What is the Texas law for child passenger safety?
All children younger than 8 years old, unless taller than 4’9”, are required to be in the appropriate child safety seat system wherever they ride in a passenger vehicle. The safety seat system MUST be installed according to the manufacturer’s instructions.
Another way of saying this is: When a child reaches their 8th birthday - no matter their height, it is legal for the child to use only the adult safety belt in the passenger vehicle.
What are the recommended four stages of child passenger safety?
Seat: Infants stay rear-facing as long as possible - to the upper
weight limits of the harness - but never forward-facing before their
first birthday and 20-22 pounds.
Forward-Facing Seat: Toddlers
go forward-facing in a five-point harness until the upper limits of the
harness, usually 40-65 pounds.
Booster Seat: Children from about age four up to 4’9” tall.
Adult Safety Belt: From 4’9” and taller.
Is it legal to allow a child to ride in the front seat?
Texas law does not specify where in the vehicle a child is required to
ride - BUT - the law does require that all child safety seat systems
must be used according to the owner’s manuals. ALL rear-facing seats are
prohibited from being used on the front seat of the vehicle if there is
a passenger air bag. The only way the rear-facing safety seat can be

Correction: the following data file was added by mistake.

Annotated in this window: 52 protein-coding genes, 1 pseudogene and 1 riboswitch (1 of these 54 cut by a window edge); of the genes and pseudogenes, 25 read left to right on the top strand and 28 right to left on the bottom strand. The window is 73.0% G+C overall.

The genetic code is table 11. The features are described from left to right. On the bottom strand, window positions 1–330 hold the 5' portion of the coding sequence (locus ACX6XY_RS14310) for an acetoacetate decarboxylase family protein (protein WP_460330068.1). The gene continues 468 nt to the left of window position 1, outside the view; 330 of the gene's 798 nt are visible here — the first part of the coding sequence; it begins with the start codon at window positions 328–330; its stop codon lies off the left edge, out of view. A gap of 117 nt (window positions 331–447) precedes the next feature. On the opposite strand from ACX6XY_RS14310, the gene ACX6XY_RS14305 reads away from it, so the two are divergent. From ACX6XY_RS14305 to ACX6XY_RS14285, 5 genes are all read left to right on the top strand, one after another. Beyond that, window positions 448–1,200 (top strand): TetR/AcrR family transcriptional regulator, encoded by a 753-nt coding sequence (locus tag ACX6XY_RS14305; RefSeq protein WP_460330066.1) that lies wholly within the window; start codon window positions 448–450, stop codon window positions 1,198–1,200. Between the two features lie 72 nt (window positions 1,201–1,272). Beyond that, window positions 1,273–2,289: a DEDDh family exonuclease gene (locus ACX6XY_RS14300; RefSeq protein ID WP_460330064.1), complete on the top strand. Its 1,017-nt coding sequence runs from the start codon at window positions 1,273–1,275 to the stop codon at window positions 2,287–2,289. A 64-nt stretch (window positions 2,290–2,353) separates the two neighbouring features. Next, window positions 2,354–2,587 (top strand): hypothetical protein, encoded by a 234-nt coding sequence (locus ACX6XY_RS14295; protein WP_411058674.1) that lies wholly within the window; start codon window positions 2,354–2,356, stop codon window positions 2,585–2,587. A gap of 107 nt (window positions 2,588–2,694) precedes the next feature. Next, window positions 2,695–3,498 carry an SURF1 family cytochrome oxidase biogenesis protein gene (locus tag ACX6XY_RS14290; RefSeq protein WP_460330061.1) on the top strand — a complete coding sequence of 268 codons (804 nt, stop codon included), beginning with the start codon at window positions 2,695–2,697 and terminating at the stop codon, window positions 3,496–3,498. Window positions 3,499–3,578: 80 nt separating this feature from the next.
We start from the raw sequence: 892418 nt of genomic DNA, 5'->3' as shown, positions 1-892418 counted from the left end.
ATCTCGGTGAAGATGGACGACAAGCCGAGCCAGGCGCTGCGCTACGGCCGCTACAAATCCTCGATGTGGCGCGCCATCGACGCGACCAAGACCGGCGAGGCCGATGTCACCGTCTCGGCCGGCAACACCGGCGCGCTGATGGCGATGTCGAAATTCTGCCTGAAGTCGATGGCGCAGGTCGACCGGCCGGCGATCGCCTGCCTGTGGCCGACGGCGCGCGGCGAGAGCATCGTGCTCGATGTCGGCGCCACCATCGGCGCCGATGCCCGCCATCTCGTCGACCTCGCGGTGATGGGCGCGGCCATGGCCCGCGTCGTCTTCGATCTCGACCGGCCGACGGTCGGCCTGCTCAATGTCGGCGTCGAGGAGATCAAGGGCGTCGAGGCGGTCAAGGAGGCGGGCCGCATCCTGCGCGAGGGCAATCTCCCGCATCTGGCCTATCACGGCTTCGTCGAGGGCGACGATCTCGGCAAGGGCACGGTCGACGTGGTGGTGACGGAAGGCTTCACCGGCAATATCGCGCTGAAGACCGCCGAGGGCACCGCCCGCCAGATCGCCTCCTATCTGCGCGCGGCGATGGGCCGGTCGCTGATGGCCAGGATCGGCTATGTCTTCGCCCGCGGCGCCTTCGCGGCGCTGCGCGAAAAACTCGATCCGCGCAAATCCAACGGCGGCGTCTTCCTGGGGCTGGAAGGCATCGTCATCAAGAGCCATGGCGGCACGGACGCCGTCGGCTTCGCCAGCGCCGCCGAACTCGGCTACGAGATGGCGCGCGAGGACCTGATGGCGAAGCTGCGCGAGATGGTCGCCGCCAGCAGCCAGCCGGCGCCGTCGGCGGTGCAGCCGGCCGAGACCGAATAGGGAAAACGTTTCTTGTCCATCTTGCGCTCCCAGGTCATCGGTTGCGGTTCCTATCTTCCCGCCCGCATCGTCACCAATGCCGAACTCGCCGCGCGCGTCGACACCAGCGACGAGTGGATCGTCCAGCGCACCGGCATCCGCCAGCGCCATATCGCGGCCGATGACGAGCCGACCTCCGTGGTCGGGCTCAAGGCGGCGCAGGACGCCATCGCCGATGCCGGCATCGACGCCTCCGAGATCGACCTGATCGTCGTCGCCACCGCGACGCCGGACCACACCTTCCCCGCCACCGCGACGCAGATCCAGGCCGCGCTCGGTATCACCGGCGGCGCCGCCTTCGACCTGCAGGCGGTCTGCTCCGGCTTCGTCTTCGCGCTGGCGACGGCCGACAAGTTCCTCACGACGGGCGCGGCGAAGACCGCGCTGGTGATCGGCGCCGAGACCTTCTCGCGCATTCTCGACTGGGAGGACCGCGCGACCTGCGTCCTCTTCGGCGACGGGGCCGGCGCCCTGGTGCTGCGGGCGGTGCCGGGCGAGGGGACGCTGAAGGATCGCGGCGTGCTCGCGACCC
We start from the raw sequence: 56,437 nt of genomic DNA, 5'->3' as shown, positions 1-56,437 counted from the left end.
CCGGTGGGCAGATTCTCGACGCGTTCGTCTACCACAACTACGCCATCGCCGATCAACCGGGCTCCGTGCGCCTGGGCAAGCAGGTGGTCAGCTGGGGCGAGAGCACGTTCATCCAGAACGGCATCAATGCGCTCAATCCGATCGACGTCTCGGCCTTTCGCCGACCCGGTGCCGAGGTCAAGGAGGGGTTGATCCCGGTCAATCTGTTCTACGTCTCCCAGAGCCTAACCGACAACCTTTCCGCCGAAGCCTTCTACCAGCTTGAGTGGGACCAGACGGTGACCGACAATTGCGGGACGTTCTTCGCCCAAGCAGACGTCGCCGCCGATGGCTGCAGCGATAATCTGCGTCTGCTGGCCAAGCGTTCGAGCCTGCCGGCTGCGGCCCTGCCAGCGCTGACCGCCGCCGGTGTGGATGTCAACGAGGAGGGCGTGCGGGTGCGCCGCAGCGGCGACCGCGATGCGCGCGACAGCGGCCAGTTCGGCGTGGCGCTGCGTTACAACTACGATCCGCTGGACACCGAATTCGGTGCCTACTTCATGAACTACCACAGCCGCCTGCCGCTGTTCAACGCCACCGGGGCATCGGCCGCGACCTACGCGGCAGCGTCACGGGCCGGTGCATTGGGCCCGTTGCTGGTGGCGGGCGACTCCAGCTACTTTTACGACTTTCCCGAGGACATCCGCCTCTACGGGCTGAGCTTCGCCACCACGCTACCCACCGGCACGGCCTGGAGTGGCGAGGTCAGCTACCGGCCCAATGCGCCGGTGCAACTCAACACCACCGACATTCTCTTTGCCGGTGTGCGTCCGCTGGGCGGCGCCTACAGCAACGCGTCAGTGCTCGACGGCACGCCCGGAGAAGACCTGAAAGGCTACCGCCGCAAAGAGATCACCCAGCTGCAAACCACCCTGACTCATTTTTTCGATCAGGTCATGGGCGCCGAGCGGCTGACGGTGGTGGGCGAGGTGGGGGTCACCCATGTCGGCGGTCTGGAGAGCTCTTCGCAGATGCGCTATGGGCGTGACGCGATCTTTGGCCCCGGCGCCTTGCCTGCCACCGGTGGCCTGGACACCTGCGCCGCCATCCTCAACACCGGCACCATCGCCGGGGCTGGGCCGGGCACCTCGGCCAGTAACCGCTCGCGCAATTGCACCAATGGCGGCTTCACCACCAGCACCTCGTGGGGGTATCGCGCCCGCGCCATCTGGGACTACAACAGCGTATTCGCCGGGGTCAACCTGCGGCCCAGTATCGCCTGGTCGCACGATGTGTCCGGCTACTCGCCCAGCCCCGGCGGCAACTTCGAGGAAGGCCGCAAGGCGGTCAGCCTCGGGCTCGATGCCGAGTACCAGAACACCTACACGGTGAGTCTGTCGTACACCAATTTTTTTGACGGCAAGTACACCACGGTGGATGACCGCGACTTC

legally and properly installed on the front seat of a single-cab vehicle
is to manually turn the air bag to the “off” position. Some
manufacturers prohibit using their products in certain seating positions
of different vehicles. Children are safer if they ride properly
restrained in the back seat than if they are in the front seat. Follow
the vehicle manufacturers’ requirements and recommendations to keep all
children 12 years old and younger properly restrained in the back seat.
Are any passenger vehicles exempt from the child passenger safety law?
Yes - vehicles for hire: taxi cabs, limousines, hired shuttles, public
transit buses and also passenger vehicles in which all seating positions
equipped with safety seat systems and safety belts are occupied. In
addition, emergency or law enforcement purposes are defenses to
A child safety seat violations can result in a substantial fine, plus court costs.